Watching Brexit from 3,000 miles away

Bregret Brexit protest

People hold banners during a demonstration against Britain's decision to leave the European Union in central London, July 2, 2016.

Paul Hackett/Reuters

It takes five hours to fly to London from Beirut, where I currently live. You can take a train from London to the Scottish capital Edinburgh in roughly the same time. The prices of both journeys can align too, on occasion.

I can Skype with my sister and 2-year-old niece whenever I want. My mum is on WhatsApp, and I can follow the lives of all my friends back home on Facebook.

And so, despite living in a very different country, I never feel too far from home.

That changed the morning of June 24, when I woke to the news that Britain had voted to leave the European Union.

You might think being 3,000 miles away would numb the pain a little, but the opposite is true. The cliché is apt here: Absence really does make the heart grow fonder, and expats have a tendency to clutch at things that remind them of home. Those of us from the UK smuggle hard-to-find British staples like Marmite (our notorious dark-brown yeast spread) in our baggage after visits, sausages if we’re feeling brave. We piled into bars last month to watch the European football championships and shared the misery of everyone back home when we lost. And although they could not knock on doors to speak to voters in person, my friends here campaigned just as ferociously as the ones back home to get out the referendum vote, using all the digital means at their disposal.

Britons living in France and Germany will feel the shock of this event more than us here on the coast of the Mediterranean. But we share with them a regret that all those who have stepped out into the world feel: a sense that our country has become more insular, smaller and cut off at a time when we are trying to connect with it.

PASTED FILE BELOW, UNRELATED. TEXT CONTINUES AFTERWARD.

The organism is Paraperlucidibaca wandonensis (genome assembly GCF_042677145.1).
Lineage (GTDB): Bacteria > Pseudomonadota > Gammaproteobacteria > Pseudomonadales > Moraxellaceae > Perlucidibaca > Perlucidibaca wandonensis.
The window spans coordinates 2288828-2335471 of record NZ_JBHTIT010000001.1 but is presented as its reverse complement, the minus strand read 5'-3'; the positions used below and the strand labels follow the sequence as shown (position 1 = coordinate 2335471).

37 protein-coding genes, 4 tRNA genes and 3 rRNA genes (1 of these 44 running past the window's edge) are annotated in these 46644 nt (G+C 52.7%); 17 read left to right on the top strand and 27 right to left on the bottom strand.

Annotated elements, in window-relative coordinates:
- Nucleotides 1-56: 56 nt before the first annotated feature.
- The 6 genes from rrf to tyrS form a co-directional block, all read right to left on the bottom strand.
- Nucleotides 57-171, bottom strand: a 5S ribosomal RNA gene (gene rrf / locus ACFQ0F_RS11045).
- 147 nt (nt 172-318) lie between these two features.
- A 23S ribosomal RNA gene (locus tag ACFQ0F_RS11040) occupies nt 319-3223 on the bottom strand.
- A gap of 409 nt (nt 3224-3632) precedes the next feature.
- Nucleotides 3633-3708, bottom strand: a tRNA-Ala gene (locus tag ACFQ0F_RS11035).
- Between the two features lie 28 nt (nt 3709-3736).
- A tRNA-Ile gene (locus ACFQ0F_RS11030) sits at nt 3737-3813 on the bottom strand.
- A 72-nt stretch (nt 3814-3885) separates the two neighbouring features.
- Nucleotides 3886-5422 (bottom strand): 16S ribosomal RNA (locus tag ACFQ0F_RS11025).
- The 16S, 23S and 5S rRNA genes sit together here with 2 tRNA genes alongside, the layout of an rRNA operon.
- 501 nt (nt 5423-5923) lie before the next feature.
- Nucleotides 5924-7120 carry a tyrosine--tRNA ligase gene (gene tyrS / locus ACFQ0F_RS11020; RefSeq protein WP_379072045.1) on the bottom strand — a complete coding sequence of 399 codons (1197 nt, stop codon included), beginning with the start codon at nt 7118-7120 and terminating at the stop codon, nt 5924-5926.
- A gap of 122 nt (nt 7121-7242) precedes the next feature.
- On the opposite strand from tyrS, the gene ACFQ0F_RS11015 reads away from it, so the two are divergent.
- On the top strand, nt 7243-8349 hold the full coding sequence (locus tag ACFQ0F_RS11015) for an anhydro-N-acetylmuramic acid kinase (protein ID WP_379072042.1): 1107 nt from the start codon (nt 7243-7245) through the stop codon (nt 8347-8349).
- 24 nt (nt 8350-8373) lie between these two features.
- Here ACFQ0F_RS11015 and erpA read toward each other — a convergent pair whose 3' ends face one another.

This referendum tore up the political map more than a general election ever could. It divided young and old, rich and poor, while uniting Labour heartlands in the north and Conservative counties. Older, less wealthy people tended to vote to leave the EU, while the young and middle class voted to remain. (It is an unpleasant irony, and some say the result of a dishonest campaign, that many "leave" voters are saying they have regrets after realizing the promises that made them pro-Brexit are unlikely to be delivered.)

The result has been explained by some as the anger of “small-town Britain,” mistakenly blaming immigrants and Brussels for the failures of our own government or of capitalism. Others called it a working-class revolt: a desperate cry from communities who feel left behind by globalization.

I come from a working-class community in one of those small towns that voted to leave the European Union. Westbury is a town of 15,000 people in the county of Wiltshire, in the southwest of England. For hundreds of years it drew its wealth making cloth, until towns in the north of the country began producing it at a lower cost. It would be indistinguishable from any town for miles around, if it were not for a giant white horse carved into chalk on a hill overlooking it. The population is overwhelmingly white, and Conservative.

In the few conversations I had with old friends from home before polls opened, it became clear that many of them were voting "leave." The vote count confirmed it: my area chose Brexit. After the initial shock, I began to think about my hometown and the people I grew up with, and how we saw the world so differently.

I thought about when I first started hearing Polish plumber jokes (the common misconception being that they were undercutting British workmen by charging less for their services). I was 17 in 2004, when Poland joined the EU and many of its citizens came to the UK looking for work. Until then our small town had experienced many hundreds of years of solitude — the West Country has a lot of things going for it, but diversity isn’t one of them. There were small-scale anti-Polish incidents at the time, the actions of an extreme few. But there was also a sense among some that their peace and isolation had been disturbed by outsiders. People in small towns don’t tend to leave, or at least they don’t move around as much as one born in a city might. Families live in the same square mile for generations. They cherish continuity. All of this affects how they treat people who are not like them.